Hundreds of radios of all shapes, sizes, time periods, and varieties line the walls and fill display cases. These include novelty radios shaped like common items including a package of frozen corn and a can of WD-40 … for some reason, left unexplained by the display.
Most of these radios work, thanks to either conservation or restoration, and they have been wired up to receive modern transmissions on equipment that, in some cases, is more than a century old.
Along the front wall of the museum is a row of jukeboxes hailing from a variety of decades. Yes, they all work, and yes, they are all filled with period-appropriate music ranging from the swinging 50s and 60s to disco and hair bands.
While the primary role of the museum is to teach the public about the history of electronic communication and entertainment, that isn’t its only goal.
As the collection has grown, the museum has continued to expand its interactive services, offering interactive classes, like those taking place the day CII visited, and other, sometimes vital community resources.
Several of the museum’s volunteers are HAM radio operators, sometimes operating out of the museum’s on-site HAM radio station which is set up in a corner of the museum’s main room.
Inside the museum’s on-site HAM radio station.
HAM Radio operating might sound like a hobby for retirees – and one that couldn’t possibly be thriving — but according to Skip, it has continued to bring in new, curious participants. The museum offers support – as well as community — to new operators.
“We have set up a program where somebody’s passed their license test, we say, hey, we’ve got some radios you may borrow for six months to get on the air,” says Skip. “We’ll mentor you, help you put up an antenna, all that.”
It is also still an important part of emergency communications in situations like the Boston Marathon Bombing.
“We had radio operators in the medical tent — and along with police, fire, ambulance, all of the other people involved — because communication, cell phones became overloaded,” Skip explains. “So we were able to do supplemental communications. The same for those poor people down south that had been hit with so many tornadoes. We can step in and help out.”
And it’s not just about supporting education or radio hobbyists, either. The museum has expanded its events schedule and added additional, functional exhibits to additional rooms in the building. One of these is a replica broadcast and recording studio for old-fashioned radio plays.
“This room is a re-creation of what would be found back in the 20s, 30s, 40s, early 50s, at say, New York City’s Radio City Music Hall,” explains Skip. “They would do live broadcasts. The people putting out the program – a mystery or soap — would be standing in front of these floor microphones with a piece of paper in there and reading the program that was being done.”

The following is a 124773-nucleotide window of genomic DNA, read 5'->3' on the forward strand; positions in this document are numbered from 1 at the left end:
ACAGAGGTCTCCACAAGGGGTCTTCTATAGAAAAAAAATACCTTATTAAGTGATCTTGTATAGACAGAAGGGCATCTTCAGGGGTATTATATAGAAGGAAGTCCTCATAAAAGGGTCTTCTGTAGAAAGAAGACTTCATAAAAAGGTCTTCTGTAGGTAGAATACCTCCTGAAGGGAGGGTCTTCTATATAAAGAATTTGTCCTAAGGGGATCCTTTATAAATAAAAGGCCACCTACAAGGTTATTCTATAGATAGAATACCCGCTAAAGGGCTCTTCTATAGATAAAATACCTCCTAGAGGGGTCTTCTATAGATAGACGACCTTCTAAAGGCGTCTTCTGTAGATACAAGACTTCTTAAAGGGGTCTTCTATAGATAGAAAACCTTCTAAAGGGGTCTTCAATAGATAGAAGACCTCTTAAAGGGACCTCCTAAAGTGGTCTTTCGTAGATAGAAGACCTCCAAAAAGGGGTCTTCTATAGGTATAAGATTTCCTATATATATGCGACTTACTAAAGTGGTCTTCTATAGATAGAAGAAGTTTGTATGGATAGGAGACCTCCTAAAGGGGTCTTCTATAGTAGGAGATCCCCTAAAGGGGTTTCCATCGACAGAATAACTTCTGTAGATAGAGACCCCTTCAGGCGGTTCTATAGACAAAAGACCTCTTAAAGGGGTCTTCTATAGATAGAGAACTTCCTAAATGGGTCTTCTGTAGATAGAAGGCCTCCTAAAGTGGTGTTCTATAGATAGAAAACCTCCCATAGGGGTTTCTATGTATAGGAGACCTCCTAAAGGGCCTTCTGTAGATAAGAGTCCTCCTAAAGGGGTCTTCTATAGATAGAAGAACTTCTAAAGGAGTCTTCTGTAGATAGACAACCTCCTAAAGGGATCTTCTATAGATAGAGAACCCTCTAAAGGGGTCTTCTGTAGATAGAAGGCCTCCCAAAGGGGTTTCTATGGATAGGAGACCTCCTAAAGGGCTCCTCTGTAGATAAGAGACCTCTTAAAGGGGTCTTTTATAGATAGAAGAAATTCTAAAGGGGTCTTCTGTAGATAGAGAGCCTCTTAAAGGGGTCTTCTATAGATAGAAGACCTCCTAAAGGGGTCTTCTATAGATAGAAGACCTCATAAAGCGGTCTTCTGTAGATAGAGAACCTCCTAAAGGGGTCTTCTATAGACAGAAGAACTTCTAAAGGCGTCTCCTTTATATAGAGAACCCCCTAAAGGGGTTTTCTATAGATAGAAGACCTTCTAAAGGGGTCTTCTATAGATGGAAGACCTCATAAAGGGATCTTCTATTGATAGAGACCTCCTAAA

An old-fashioned recording studio now set up inside the museum.
In addition to the microphones and recording equipment, they’ve even got a suite of traditional sound effect equipment, including a couple of coconut husks.
“We had a fellow come in, he said, I used to do this, that was my job in a studio like this,” recalls Skip. “He said, you have duplicated every single solitary thing. One exception, he said, all of the studios I worked in, the walls and ceilings were kind of a grayish orange from the cigarette smoke. There were no windows. There was no ventilation.”
The studio was put to particular use in late February as a senior theater group came out to put on their own radio play, engineered by the staff at the museum.
The Vintage Radio and Communication Museum is an entirely volunteer-run and community-supported venture. All employees of the museum are volunteers, including Ellsworth as Executive Director. The rest of the operations are managed by a long list of dedicated and knowledgeable enthusiasts. The museum is open Thursday through Sunday during the day, and tickets range from $10 for Adults, to $5 for students, while children under 5 get in for free.
Correction: A previous version of this story stated that John Ellsworth takes a salary. It has been updated to reflect the fact that the entire staff is volunteer-only.
March 24, 2023 @ 6:18 am
Great article! Thank you for writing it. I think you captured the essence of our museum. Just one correction at the end. We are ALL volunteers. No one is paid including me the founding director. It is purely a hobby that got totally out of control!😄
March 28, 2023 @ 1:39 pm
Hi John! Thanks so much for your kind words and for letting me tour your museum. Thanks for the clarification. We’ve edited that section to reflect.
March 28, 2023 @ 10:35 pm
Amazing museum with docent tours.
A Connecticut gem!